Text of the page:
The hardest race

People often ask me what’s the most difficult race I’ve taken part in. Well, not that often actually. But I think I’ve already been asked the question a few times. Anyway it’s one I’m keen to answer. And this being my blog, nobody is gonna stop me.

It’s not easy to answer though. Each race has its traps and hardships. For example you may think that the Trans Am bike race is pretty straightforward, given that it’s all paved, doesn’t have much elevation gain and no big gaps between resupplies. But the crosswinds I experienced in Kansas for two whole days turned out to be one of the biggest tests of my mental fortitude. After one day of riding between 15 and 18kmh on flat paved roads, I got in my sleeping bag and curled up in a ball for 8 hours, not willing to go back to the battlefield. The idea of fighting the wind for another day was one I could not bear. It was only my third ultra, so I was still a bit green. But really, this stretch of godforsaken land and the constant 40kmh winds blowing in my face destroyed me mentally. 

Montana on the TABR

I had come to the TABR following a third place on the Tour Divide the year before. The reason I had picked this race is because I felt I needed two years to forget how hard TD had been. I was not looking forward to putting myself through these hardships again. TD 2016 being my first bikepacking race, I made a lot of mistakes and ended up being miserable most of the time. I climbed on the podium because it’s a race of attrition and years of bike touring had given me plenty of resilience. I kind of held my pace towards the end when everyone was slowing down and this is how I got third, but it sure was a painful and sluggish finish. And I benefited from other racers feeling unwell or having mechanicals.

Wyoming on TD 2016

The Inca Divide in Peru is a good contestant in the debate of which was the hardest of all of my races. Peru is a beautiful place for sure, but the climbs are never-ending and they take you to altitudes where the human body can barely function, let alone perform. When I was at the top of Nevado Pastoruri, the highest point of the course, at a staggering 5000m, something as simple as taking off my gloves would be enough to get me out of breath. Still, this climb was not the worst. Starting at 3000m of elevation and towering at an intimidating 4300m, the climb to Abra Huachucocha took everything out of me. It’s 25km long and a gentle 6% incline, but the track is in such an awful shape that it took me more than 4h30 to clear it. Towards the end, I just gave up on cycling and got off my bike to walk. It was bitterly cold and windy at the top. To this day, I don’t think I’ve ever faced a harder climb.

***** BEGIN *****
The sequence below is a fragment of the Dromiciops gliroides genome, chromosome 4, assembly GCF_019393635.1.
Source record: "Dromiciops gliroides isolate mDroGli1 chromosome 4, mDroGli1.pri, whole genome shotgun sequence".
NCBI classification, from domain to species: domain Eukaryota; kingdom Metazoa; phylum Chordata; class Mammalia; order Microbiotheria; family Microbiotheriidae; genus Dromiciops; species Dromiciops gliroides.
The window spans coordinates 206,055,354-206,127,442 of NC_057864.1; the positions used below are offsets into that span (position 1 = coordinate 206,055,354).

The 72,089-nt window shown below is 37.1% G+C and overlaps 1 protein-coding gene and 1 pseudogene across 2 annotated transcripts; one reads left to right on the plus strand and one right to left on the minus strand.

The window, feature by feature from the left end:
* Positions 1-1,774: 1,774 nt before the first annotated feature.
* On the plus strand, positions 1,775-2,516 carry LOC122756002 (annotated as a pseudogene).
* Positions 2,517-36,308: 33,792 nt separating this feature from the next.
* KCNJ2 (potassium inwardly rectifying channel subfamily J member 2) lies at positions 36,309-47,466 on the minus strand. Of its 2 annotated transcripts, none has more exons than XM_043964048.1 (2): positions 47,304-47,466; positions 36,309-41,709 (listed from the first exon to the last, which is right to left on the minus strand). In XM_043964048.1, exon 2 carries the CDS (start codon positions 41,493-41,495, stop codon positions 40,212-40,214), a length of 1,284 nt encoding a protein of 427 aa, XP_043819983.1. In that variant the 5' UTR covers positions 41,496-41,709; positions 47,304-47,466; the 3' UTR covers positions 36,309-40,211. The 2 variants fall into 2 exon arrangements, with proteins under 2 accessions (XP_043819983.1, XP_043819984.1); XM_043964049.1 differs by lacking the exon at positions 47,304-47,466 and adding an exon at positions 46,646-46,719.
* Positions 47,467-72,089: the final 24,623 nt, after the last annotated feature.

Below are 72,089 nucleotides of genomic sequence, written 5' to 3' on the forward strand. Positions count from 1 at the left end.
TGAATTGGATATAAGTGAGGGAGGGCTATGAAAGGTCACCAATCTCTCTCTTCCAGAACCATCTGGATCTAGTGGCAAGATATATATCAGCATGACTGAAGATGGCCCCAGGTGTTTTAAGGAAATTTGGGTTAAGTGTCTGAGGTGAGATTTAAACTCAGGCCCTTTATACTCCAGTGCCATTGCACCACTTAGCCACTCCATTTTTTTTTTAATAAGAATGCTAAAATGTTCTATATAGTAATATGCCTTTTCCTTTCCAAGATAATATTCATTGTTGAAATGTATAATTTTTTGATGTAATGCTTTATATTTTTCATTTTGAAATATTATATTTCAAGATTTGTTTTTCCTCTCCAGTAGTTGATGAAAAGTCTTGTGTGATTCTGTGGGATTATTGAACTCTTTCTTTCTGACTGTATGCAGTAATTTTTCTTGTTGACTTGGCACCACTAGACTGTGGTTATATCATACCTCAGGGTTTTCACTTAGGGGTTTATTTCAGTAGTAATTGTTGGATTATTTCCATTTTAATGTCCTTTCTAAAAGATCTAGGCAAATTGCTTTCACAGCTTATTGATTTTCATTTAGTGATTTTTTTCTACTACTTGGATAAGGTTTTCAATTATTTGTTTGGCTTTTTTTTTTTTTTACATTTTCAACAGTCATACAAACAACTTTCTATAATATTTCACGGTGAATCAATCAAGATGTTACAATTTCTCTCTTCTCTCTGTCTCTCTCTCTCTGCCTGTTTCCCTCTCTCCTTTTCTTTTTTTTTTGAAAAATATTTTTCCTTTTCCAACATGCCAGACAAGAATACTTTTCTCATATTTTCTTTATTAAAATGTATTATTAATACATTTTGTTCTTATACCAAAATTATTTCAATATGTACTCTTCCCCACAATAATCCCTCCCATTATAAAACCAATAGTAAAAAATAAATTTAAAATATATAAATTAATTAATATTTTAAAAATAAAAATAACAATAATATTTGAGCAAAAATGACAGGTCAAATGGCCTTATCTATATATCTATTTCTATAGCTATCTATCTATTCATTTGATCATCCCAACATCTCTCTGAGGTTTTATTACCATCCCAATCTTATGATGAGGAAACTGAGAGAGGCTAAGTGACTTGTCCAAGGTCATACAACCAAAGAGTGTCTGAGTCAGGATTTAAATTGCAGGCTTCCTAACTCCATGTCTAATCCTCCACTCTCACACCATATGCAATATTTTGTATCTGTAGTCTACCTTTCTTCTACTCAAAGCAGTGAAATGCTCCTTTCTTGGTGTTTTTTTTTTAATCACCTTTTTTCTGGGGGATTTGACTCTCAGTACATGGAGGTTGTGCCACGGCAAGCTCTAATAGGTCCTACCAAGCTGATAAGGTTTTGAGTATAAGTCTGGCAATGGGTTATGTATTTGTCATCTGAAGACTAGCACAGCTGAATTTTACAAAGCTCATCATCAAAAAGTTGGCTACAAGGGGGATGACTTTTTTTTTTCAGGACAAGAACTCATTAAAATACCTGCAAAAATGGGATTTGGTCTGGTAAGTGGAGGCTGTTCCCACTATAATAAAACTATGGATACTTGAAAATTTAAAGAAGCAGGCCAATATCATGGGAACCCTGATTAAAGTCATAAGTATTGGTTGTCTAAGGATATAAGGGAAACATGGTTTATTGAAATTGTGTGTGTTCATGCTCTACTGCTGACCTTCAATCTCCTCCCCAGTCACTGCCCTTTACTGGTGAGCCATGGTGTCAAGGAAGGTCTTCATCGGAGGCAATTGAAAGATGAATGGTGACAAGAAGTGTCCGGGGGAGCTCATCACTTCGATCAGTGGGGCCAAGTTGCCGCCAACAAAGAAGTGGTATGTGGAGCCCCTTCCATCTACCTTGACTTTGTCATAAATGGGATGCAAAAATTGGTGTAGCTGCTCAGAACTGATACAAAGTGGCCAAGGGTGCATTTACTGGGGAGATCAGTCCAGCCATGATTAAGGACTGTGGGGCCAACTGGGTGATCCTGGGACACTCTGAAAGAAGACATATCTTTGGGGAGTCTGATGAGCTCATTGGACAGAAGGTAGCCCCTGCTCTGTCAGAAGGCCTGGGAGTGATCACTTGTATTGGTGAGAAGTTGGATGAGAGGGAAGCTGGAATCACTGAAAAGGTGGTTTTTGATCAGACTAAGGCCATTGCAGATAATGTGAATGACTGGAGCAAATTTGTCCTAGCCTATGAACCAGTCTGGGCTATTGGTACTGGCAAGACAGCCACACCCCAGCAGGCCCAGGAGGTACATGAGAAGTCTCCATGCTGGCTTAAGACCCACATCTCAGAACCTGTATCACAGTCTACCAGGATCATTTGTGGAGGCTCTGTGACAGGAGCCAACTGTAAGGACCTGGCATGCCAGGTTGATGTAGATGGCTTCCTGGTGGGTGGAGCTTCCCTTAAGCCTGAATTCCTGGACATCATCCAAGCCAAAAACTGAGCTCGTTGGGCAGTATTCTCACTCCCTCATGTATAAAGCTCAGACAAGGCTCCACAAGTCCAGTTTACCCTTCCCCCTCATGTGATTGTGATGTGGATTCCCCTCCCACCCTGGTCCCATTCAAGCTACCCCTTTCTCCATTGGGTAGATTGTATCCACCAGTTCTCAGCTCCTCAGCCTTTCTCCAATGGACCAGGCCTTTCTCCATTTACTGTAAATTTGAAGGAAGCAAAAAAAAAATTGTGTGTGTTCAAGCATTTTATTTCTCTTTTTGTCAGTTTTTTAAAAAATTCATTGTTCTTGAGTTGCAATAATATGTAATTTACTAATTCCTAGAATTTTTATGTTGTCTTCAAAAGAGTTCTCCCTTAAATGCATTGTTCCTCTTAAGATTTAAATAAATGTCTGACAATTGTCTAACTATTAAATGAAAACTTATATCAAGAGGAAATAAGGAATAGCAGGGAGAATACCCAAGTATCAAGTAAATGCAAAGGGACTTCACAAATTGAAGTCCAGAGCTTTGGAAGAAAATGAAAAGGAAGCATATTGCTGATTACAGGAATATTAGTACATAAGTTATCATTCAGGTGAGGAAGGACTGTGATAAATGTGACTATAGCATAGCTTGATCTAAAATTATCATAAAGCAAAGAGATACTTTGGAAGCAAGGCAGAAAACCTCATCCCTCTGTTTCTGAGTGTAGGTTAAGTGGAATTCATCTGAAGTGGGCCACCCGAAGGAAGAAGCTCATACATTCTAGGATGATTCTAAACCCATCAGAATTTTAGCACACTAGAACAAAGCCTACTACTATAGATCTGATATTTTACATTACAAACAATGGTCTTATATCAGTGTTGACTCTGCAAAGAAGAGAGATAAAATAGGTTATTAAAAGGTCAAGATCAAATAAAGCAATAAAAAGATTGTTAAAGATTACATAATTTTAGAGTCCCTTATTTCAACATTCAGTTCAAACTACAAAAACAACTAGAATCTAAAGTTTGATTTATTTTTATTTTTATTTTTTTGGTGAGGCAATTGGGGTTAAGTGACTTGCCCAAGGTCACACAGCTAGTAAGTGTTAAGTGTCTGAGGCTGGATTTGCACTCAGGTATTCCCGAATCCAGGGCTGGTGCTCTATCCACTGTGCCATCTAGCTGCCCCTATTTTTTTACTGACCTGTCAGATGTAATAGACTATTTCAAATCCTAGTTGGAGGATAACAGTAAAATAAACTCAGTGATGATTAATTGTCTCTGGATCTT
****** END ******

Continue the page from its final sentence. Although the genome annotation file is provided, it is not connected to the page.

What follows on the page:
Pretty much everyday of the Inca Divide was hard. Even the first one, which had no noticeable difficulty turned out to be a nightmare when I got bit by a dog in a gas station. I had to seek urgent care as rabies is a fatal disease in 100% of the cases. As the race went on, the nights got so cold it became impossible to ride and, a few hours after it got dark, all the riders pretty much had to find a hotel room to spend the night. Even the last day which was supposed to be easy, as it was mostly downhill, turned out to require a lot of work due to the headwind blowing in the Canyon del Pato. And let’s not talk about resupply which is very limited during the day and inexistant once the sun has set.

But the majestic scenery, the breathtaking landscape were always here to remind me why I was doing this. Inca Divide might be the single most beautiful race I’ve ever been in. And that kind of pleasure is unique. It makes things easier as it gives them meaning and justification. 

Another race that proved to be really challenging is the Atlas Mountain Race. Just like the Inca Divide, darkness and daylight would have roughly the same duration. Which means a lot of time spent riding in the dark. Even when you’re used to it like I am, it’s hard. Try riding 12h seeing only what your front light shows you and you’ll see how eager you are to see the sun rise. I don’t know if I can call myself unlucky since I won this race, but I was unfortunate enough to tackle the worst part by night. The infamous colonial road will forever stay in my memory as one of the worst bits of cycling I have experienced. It’s hard to describe and pictures don’t do it justice. But it lasted hours and hours and took everything out of me. The climb was horrendous and the descent was probably worse. The rather wide road was covered in rocks that had just the right size, shape and distribution to make it impossible to ride faster than 10kmh going up, and very uncomfortable to ride above 20kmh going down. Obviously such a road is horrendous no matter when you ride it, but it sure as hell is even more difficult when it’s your third sleepless night in a row.

The mountains of the Atlas